In Kabul, terrorism isn’t the only thing threatening people’s lives

In Kabul, terrorism isn't the only thing threatening people's lives

A silhouette of cyclist in traffic in Kabul, Afghanistan.

(AP/Altaf Qadri)
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Behind the dark curtain of a raging Taliban-led insurgency, Kabul’s six million residents are facing another deadly battle – against the city’s deteriorating air quality. In fact, for those struggling to breathe in the toxic air of Afghanistan’s capital city, the alarmingly high levels of nitrogen dioxide (NO2) and sulphur dioxide (SO2) amongst other pollutants, are no less dangerous than the deadly bombings that regularly occur in the city.

There is very little data available but according to the World Health Organization (WHO) deaths due to environmental risks (of which Household Air Pollution, or HAP, caused by ‘dirty’ cooking and heating fuel is the major risk factor) constituted 26 per cent of all deaths in Afghanistan in 2016. In addition, it was estimated that HAP caused over 27,000 deaths that same year, while outdoor air pollution caused over 11,000 deaths.

Breathing in dirty air not only causes and exacerbates asthma, but it can also lead to other respiratory conditions, such as emphysema, chronic bronchitis and lung cancer.

In a country where per capita health expenditure is only US$167 according to the most recent figures, this is a public health crisis Afghanistan cannot afford to fight.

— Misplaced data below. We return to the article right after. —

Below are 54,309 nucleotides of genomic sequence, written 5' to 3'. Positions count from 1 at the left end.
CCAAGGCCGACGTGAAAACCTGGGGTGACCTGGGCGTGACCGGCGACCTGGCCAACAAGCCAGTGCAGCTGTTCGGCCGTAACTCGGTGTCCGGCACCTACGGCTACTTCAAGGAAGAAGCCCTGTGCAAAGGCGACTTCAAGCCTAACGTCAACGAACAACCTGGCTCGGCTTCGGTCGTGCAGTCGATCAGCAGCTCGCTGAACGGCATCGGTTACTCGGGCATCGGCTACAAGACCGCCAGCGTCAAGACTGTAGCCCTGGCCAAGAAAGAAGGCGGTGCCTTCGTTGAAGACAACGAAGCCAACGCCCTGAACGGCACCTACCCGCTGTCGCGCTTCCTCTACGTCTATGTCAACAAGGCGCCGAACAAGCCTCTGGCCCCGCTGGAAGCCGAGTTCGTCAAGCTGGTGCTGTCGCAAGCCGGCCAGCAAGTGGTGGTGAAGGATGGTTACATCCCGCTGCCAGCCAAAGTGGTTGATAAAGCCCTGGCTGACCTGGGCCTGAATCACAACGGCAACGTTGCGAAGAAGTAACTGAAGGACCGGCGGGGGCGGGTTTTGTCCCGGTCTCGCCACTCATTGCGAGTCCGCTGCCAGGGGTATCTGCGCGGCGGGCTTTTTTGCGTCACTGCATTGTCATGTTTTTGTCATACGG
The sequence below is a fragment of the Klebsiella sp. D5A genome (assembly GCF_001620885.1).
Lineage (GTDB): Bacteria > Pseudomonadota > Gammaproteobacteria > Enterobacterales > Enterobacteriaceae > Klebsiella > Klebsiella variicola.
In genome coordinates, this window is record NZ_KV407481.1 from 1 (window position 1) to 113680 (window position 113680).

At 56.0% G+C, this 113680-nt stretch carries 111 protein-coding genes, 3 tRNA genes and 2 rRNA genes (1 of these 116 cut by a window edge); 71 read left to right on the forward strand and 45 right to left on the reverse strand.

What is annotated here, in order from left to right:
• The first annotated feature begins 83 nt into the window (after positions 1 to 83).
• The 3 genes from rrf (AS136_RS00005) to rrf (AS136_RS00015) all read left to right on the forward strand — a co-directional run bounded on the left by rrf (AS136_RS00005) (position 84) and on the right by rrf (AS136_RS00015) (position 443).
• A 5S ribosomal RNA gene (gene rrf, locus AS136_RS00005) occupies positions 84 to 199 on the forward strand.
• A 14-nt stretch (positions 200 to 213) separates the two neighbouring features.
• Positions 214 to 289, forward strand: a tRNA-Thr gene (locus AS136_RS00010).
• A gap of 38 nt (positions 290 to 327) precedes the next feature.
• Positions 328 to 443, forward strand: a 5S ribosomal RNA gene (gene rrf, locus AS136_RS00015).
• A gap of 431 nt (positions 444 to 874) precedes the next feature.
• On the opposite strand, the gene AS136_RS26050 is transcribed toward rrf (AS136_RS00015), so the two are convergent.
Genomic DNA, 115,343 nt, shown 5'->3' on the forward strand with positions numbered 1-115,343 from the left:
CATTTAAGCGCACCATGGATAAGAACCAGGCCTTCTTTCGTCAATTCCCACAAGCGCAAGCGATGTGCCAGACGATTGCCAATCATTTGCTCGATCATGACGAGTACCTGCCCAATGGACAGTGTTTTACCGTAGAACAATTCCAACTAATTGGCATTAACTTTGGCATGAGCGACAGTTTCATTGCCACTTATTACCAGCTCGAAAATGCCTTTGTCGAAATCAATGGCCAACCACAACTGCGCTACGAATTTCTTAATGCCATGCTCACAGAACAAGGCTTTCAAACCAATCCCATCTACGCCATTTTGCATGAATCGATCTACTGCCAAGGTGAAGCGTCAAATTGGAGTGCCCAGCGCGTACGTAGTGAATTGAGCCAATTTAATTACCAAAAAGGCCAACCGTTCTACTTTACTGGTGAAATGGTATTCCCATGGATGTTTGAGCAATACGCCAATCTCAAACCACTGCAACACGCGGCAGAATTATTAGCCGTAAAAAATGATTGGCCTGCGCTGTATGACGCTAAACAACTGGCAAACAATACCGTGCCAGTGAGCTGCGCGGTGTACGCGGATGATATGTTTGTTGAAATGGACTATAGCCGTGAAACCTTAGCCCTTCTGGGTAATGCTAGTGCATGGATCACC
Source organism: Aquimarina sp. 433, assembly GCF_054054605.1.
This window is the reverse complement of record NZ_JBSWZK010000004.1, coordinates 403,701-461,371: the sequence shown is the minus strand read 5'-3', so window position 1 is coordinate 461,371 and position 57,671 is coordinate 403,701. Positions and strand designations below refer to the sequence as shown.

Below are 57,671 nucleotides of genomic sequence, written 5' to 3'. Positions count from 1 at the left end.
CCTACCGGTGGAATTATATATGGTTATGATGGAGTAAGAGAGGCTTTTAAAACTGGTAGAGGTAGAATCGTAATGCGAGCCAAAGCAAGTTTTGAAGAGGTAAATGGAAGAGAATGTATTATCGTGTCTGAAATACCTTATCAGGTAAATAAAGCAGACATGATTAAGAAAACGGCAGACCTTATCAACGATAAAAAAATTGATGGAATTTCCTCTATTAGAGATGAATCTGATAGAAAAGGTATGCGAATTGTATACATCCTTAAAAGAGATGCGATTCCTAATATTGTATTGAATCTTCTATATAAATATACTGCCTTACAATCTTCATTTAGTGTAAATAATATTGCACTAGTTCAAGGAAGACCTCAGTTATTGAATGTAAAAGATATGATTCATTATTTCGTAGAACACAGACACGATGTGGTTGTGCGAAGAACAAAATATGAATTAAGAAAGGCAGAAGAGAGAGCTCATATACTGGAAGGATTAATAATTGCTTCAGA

Italian entrepreneur and consultant, Ivo Toniut, who has been working on reconstruction and development projects in Afghanistan since 2002, is one of the many victims of Kabul’s air pollution. “In July 2018 I began to experience the symptoms of throat cancer that Italian experts believe was born in the years I lived in Kabul,” he tells Equal Times. Toniut returned to Italy where he underwent surgery, radiotherapy and chemotherapy. Now, cancer-free, he says he is ready to return to Afghanistan to help join the fight against air pollution. “I hope that my bad experience can be useful to help people understand the enormous need to start doing something effective against pollution and to protect the environment of this beautiful country,” he says.